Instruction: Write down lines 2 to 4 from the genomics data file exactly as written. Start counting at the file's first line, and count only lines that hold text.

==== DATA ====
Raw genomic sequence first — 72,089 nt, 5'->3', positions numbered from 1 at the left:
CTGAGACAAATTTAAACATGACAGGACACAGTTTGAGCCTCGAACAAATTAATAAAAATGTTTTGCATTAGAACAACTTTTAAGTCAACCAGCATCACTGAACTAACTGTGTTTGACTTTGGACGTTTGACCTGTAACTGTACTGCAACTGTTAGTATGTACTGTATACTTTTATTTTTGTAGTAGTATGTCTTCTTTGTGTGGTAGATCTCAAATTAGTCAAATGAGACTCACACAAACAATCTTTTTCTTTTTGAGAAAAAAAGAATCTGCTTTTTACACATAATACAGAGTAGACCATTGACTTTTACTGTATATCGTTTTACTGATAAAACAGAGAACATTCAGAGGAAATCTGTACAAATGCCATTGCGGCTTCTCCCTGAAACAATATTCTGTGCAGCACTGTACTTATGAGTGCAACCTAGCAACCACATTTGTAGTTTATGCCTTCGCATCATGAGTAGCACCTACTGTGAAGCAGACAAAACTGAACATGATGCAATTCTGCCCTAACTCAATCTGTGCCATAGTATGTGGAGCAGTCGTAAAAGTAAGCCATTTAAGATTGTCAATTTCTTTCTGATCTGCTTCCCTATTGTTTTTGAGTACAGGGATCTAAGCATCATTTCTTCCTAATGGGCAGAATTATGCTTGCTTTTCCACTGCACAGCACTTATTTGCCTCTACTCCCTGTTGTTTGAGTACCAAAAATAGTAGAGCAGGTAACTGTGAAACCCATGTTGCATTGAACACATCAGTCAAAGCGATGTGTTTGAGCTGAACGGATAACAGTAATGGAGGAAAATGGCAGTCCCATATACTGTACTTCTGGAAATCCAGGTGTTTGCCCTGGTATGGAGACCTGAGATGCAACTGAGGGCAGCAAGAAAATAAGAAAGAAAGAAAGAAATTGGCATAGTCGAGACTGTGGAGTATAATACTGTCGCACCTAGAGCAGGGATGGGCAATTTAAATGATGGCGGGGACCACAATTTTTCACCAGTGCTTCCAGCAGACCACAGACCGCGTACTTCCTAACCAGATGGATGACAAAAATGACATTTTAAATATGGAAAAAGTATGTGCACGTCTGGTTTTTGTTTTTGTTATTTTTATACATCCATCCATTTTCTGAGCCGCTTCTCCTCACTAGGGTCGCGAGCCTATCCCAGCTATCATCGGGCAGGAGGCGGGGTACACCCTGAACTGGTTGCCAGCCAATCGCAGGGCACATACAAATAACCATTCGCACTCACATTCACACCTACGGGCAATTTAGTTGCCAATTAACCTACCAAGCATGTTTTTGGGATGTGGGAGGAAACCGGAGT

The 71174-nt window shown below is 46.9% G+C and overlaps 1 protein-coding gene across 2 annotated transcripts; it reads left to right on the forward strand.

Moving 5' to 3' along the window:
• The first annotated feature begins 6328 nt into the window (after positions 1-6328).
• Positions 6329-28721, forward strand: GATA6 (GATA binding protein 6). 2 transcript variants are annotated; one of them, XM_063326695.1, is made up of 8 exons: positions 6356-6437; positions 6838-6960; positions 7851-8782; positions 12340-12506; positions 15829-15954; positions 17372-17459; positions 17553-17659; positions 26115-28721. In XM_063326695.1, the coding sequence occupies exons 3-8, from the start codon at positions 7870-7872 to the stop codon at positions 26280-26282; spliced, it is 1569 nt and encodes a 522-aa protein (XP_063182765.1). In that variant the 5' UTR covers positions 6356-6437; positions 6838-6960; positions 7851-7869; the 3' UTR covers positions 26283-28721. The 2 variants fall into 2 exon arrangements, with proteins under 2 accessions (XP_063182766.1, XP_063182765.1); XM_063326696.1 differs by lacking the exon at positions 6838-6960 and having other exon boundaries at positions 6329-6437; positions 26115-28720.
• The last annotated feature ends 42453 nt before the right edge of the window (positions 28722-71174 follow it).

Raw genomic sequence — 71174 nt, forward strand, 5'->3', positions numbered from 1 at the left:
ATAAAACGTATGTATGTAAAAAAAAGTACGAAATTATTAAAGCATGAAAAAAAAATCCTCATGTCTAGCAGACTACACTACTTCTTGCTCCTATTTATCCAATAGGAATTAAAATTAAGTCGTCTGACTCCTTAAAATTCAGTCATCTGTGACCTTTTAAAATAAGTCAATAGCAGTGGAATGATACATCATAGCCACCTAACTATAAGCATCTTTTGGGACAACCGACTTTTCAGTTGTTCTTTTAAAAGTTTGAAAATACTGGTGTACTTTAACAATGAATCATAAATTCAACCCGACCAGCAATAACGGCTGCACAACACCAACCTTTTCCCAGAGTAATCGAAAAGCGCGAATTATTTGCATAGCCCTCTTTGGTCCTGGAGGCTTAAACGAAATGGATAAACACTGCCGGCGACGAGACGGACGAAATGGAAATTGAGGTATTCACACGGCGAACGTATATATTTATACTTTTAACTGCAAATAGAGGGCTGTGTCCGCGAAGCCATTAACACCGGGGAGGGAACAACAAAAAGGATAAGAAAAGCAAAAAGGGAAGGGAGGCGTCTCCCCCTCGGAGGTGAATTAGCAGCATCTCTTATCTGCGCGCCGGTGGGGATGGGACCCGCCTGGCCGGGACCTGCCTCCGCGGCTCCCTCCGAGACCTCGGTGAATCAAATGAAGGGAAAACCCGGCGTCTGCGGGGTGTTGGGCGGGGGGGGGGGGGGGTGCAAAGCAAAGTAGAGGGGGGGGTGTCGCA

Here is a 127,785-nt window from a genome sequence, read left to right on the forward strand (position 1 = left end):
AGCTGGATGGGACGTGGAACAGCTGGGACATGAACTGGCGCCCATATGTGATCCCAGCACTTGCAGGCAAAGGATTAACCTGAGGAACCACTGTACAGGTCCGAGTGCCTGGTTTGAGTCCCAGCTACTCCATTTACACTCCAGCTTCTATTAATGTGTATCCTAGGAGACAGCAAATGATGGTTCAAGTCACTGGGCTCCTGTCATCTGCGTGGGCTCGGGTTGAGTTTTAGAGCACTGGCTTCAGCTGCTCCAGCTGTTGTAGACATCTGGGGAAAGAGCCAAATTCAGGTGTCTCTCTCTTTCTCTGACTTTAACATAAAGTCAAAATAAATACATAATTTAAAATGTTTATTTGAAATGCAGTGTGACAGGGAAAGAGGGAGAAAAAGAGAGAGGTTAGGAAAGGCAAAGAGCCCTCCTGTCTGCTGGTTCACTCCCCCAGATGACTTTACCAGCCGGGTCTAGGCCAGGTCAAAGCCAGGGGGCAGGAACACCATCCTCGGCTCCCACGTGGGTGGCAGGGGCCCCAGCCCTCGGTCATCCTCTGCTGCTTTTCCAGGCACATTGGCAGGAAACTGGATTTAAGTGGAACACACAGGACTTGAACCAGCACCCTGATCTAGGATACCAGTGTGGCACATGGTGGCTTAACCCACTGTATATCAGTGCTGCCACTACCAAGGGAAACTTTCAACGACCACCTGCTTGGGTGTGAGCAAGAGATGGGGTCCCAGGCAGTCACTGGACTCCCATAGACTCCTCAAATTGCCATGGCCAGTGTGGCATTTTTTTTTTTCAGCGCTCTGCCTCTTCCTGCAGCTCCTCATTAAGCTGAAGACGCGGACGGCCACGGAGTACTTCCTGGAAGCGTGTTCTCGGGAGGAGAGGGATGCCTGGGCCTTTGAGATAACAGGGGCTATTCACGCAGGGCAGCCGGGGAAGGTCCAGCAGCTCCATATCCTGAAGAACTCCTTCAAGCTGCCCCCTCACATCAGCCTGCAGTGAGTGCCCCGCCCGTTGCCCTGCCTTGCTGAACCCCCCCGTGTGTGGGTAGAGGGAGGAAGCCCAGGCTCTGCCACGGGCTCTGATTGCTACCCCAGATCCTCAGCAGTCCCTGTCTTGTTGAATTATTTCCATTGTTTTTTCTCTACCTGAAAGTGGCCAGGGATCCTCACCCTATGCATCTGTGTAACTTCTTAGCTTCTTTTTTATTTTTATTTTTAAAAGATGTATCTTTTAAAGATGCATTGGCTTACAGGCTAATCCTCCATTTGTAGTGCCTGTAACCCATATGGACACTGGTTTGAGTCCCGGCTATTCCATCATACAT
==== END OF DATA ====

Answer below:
CTGAGACAAATTTAAACATGACAGGACACAGTTTGAGCCTCGAACAAATTAATAAAAATGTTTTGCATTAGAACAACTTTTAAGTCAACCAGCATCACTGAACTAACTGTGTTTGACTTTGGACGTTTGACCTGTAACTGTACTGCAACTGTTAGTATGTACTGTATACTTTTATTTTTGTAGTAGTATGTCTTCTTTGTGTGGTAGATCTCAAATTAGTCAAATGAGACTCACACAAACAATCTTTTTCTTTTTGAGAAAAAAAGAATCTGCTTTTTACACATAATACAGAGTAGACCATTGACTTTTACTGTATATCGTTTTACTGATAAAACAGAGAACATTCAGAGGAAATCTGTACAAATGCCATTGCGGCTTCTCCCTGAAACAATATTCTGTGCAGCACTGTACTTATGAGTGCAACCTAGCAACCACATTTGTAGTTTATGCCTTCGCATCATGAGTAGCACCTACTGTGAAGCAGACAAAACTGAACATGATGCAATTCTGCCCTAACTCAATCTGTGCCATAGTATGTGGAGCAGTCGTAAAAGTAAGCCATTTAAGATTGTCAATTTCTTTCTGATCTGCTTCCCTATTGTTTTTGAGTACAGGGATCTAAGCATCATTTCTTCCTAATGGGCAGAATTATGCTTGCTTTTCCACTGCACAGCACTTATTTGCCTCTACTCCCTGTTGTTTGAGTACCAAAAATAGTAGAGCAGGTAACTGTGAAACCCATGTTGCATTGAACACATCAGTCAAAGCGATGTGTTTGAGCTGAACGGATAACAGTAATGGAGGAAAATGGCAGTCCCATATACTGTACTTCTGGAAATCCAGGTGTTTGCCCTGGTATGGAGACCTGAGATGCAACTGAGGGCAGCAAGAAAATAAGAAAGAAAGAAAGAAATTGGCATAGTCGAGACTGTGGAGTATAATACTGTCGCACCTAGAGCAGGGATGGGCAATTTAAATGATGGCGGGGACCACAATTTTTCACCAGTGCTTCCAGCAGACCACAGACCGCGTACTTCCTAACCAGATGGATGACAAAAATGACATTTTAAATATGGAAAAAGTATGTGCACGTCTGGTTTTTGTTTTTGTTATTTTTATACATCCATCCATTTTCTGAGCCGCTTCTCCTCACTAGGGTCGCGAGCCTATCCCAGCTATCATCGGGCAGGAGGCGGGGTACACCCTGAACTGGTTGCCAGCCAATCGCAGGGCACATACAAATAACCATTCGCACTCACATTCACACCTACGGGCAATTTAGTTGCCAATTAACCTACCAAGCATGTTTTTGGGATGTGGGAGGAAACCGGAGT

The 71174-nt window shown below is 46.9% G+C and overlaps 1 protein-coding gene across 2 annotated transcripts; it reads left to right on the forward strand.

Moving 5' to 3' along the window: